Facebook has answered the emotional pleas of a father who just wanted to see his son’s “look back” video. His son died in 2012, at the age of 21, and the family have been unable to access his social media account, since. Numerous attempts to get access had failed, and the father decided to make one final attempt through a video plea on his own profile.
John Berlin stared into his camera, eyes red with tears and started with a simple speech about how it was crazy, but he had run out of options. The request was aimed directly at Mark Zuckerberg, as well as the Facebook community, and simply asked to be able to see the video. It came after Berlin’s son’s friends and family had shared their 62-second clips, which included photos of the 21-year-old. They brought happy memories for the father and he wanted to see the memories from his son’s own profile.
The 84-second clip was instantly shared thousands of times by other Facebook users, and he received messages from people he had never heard of. The clip was also shared on YouTube, in the hope that someone important would see it and deliver the request.
Just hours after the video was posted, Berlin received a phone call from the social networking giant. Facebook finally answered the emotional plea of the father and said that they would create the “look back” video of Jesse Berlin and share it with the family. It would include photos taken up to the 21-year-old’s death, in 2012.
Guardian Liberty Voice reported, two days ago, about the new videos that the social media giant has offered in celebration of its 10th birthday. The 62-second clips give a brief look into a person’s lifetime on the site, including status updates and the most popular photos shared. It is available for most of the 1.2 billion users, although those who have not been very active will only receive a thank you page, with a few photos shared from their lifetimes.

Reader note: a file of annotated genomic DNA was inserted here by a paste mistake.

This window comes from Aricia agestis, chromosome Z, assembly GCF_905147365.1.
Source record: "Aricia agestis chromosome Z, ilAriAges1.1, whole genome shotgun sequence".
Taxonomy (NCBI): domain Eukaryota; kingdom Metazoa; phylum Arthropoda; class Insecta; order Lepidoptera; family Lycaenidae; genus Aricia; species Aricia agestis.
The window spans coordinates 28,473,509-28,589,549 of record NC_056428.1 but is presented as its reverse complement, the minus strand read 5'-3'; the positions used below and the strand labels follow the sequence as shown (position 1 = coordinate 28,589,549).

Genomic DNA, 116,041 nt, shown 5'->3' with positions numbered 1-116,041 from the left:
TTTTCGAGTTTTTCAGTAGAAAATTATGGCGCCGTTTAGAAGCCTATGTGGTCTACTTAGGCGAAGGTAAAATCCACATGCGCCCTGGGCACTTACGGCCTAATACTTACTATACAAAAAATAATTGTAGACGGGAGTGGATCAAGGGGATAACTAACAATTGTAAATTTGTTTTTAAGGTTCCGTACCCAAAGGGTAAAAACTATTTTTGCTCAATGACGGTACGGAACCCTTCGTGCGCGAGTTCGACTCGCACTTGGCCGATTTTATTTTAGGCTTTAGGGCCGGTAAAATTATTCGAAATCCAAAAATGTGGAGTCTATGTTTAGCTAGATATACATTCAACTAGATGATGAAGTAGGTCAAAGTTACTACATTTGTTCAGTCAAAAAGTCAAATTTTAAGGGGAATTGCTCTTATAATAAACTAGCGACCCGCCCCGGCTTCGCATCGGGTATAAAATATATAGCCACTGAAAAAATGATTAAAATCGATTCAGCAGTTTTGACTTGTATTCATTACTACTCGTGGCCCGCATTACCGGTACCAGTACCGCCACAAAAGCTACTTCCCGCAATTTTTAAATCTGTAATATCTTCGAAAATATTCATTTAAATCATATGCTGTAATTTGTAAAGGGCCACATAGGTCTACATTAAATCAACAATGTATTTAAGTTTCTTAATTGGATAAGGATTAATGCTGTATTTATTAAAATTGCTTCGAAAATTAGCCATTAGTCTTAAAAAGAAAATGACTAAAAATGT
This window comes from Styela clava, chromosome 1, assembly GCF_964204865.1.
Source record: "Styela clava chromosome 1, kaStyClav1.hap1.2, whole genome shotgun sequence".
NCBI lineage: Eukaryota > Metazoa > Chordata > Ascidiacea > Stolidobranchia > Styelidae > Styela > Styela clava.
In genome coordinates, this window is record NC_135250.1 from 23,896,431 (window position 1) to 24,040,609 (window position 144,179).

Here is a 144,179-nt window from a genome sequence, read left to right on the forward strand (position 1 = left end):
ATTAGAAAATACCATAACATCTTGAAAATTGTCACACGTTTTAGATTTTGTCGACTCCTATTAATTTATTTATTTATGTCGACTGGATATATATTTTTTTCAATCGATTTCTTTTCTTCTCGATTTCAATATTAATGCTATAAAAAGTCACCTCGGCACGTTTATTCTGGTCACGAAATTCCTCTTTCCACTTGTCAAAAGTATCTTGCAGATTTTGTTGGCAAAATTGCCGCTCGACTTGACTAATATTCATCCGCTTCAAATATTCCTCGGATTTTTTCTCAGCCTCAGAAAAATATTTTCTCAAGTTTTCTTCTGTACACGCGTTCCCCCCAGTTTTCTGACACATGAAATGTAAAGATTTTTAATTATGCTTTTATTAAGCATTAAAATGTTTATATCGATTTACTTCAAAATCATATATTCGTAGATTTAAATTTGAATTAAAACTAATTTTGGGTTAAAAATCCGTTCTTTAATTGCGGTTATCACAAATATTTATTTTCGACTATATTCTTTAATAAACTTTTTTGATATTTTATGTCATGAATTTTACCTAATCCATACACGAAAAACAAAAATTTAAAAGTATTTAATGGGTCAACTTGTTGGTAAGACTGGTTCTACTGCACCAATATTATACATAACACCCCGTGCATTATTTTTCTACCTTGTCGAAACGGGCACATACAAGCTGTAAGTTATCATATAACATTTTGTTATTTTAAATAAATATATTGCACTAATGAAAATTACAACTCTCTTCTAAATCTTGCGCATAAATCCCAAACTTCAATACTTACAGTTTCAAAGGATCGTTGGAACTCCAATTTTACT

There have been some complaints about the “look back” videos, because of the auto-selection of photos and status updates. While there should be an option to edit the video, many users have reported that they could not find it and had to either share, as is, or ignore it. The problem is, some of the photos are embarrassing or the updates are not those that people really want to remember.
A Facebook spokesperson told TechCrunch that a feature would soon be available to edit the videos completely. This would include those that have already been shared. However, there is no release date set for this feature yet.
Whether Berlin will want, or be able to, change any aspect of his son’s video is another question. It has also raised questions about others who have deceased loved ones still with pages on the social networking website. While “memorial” pages were created in 2009, many others will want to see the “look back” video for their loved ones, like Berlin. The social media giant has not fully commented on this yet, but acknowledged there is more that it can do. For now, Facebook has at least answered the emotional plea of a father to see the “look back” video of his deceased son.
By Alexandria Ingham